The AMX-10RC is an armored reconnaissance vehicle designed and produced since the early 1970 by GIAT industries (now Nexter Systems), replacing the EBR within the ranks of France’s Armée de terre. “RC” means “Roue-Canon”, literally “Wheel-cannon”, meaning that the platform is wheel-based but packs enough punch to take care of itself in case of contact with the enemy. The French call this “reconnaissance-feu”, literally “reconnaissance-fire”. Contrary to what is written on the box, the AMX-10 RCR is not employed in a “Tank Destroyer” role per se, although it can certainly destroy tanks.
The AMX-10RC has a number of interesting characteristics that make it stand out. From the bottom up, we can name the six independent wheels with a suspension that offers four settings of ground clearance (the wheels don’t actually steer, it drives like a tank by varying rotating speed on either side, thus allowing on-place rotation of the vehicle); central tire inflation system to adjust mobility on soft ground, full NBC protection, and the initial RC version was also fully amphibious. Due to additional armor being added, this capacity was lost on the later enhancement performed in the early 2000s leading to the “RCR” variant, the one depicted by Tiger Model. The last “R” stands for “Rénové”, or “renovated”. The AMX-10RCR is equipped with the MECA F2, a lightweight variant of the AMX-30’s 105mm F1 gun. Both guns can fire the OCC hollow charge ammunition (“Obus à Charge Creuse”), as well as a sabot round. However, the F2’s smaller size requires smaller propellant charges, thus making for a lower pressure chamber.
The RCR variant shows a number of additional enhancements that visually stand out from the initial version. These are: 8 GALIX smoke launchers replacing the old DREB ones; LIRE infra-red counter-measure system (not mounted on my build); turret basket replaced with two emplacements for crews’ packs; added 10mm armor plates add-on giving the vehicle its peculiar look with bent plates over the wheels; battlefield networking SIT-V1 system; and a GPS antenna on the rear left side. The fire conduct system has also been enhanced through the addition of all-weather optics.
There are currently 3 operators of the AMX-10 RC: France (initially 337 machines, this number was now down to 256 in 2010 and is supposed to be set to 235 planned for 2020) Morocco (108 machines), and Qatar (12 vehicles).
The construction of this project was completed quite a long time ago. Three, four years? I just don’t recall (EDIT: I started this in 2015, a staggering SEVEN years ago. woof), but what I do recall is that I did this for a review back at Track-Link (All of Paul’s nice pics of the sprues are gone from that review, unfortunately). For some reason, I decided to do it quite quickly, strictly OOB. I ended up adding DEF models’ awesome sagged wheels, but that is it. When I put it back on the bench I quickly realized just how sloppy I’d been assembling it. Full of seams line and overall not going the distance to make that build as crisp as it should be. Yet I decided to paint it as is anyway, to just get it out the door.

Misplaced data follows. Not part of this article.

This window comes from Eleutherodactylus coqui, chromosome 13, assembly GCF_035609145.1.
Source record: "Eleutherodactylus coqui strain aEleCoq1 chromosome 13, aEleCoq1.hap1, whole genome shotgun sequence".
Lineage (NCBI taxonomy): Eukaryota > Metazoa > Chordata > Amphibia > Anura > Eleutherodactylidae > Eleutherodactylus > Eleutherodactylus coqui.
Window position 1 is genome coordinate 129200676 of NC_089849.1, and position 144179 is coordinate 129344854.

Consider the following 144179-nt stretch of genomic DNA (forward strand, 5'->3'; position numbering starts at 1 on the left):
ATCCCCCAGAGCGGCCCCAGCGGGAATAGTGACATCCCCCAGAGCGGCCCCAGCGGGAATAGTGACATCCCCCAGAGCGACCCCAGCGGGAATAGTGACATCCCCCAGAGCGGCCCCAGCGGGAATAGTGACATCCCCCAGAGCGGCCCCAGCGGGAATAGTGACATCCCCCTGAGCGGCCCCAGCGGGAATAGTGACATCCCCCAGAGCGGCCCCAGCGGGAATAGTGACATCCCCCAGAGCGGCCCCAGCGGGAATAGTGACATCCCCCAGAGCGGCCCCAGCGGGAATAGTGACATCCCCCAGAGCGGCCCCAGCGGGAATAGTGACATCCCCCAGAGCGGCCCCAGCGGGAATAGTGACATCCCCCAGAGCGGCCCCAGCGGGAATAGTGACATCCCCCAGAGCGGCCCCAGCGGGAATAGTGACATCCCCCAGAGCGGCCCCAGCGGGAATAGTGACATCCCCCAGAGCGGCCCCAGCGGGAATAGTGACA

I decided to model a vehicle deployed during Operation Serval in Mali in 2013-2014. The vehicles are pretty dirty and dusty and I had access to excellent reference material on a wide range of angles. The sand over there is apparently red-orange giving this peculiar rusty tone on certain parts of the vehicle.
Things I’m Happy With
- I was patient with the pacing on that weathering, didn’t rush things out. The overall weathering vibe is pretty spot-on.
- Good use of references. I used Model-Miniature Reference DVD and that was truly great. The thing with these Mali-deployed vehicles is that most of the dirt that ends up on them is red/orange and looks like rust, but it ain’t!
- Super happy with the NATO scheme, although the French seem to use a green that is a tad lighter than what I did.
- I’m pretty happy with the tires.
- The antislip texture. While French vehicles seem to sport a sort of crépi, I went with VMS awesome texture system. I works flawlessly and is super easy to use.
Things I’m Okay With
- Overall, use of Pigment is kinda okay. Still A LOT to learn regarding this though.
- I scratched the CONVOI EXCEPTIONNEL pannels on either side. They aren’t bad, they look pretty close to the real thing, but I did struggle a bit with the cutting machine to get what I wanted.
- I removed the LIRE countermeasure as it appears they weren’t mounted in Mali, and did a clean job of it, but I realized after the fact that the shape of the bolted plate was off a bit.
Things that Could Be Better
- Pigment is the big thing that could get much better. All the dirt on the top of the vehicle in particular is too grainy.
- The overall construction on this project is just lousy. I didn’t hollow the coax barrel, for a start. Meh. At least I realize I far I’ve come since that build.
Build started in 2015. Paint job started in 2021. Man, those shelves queen.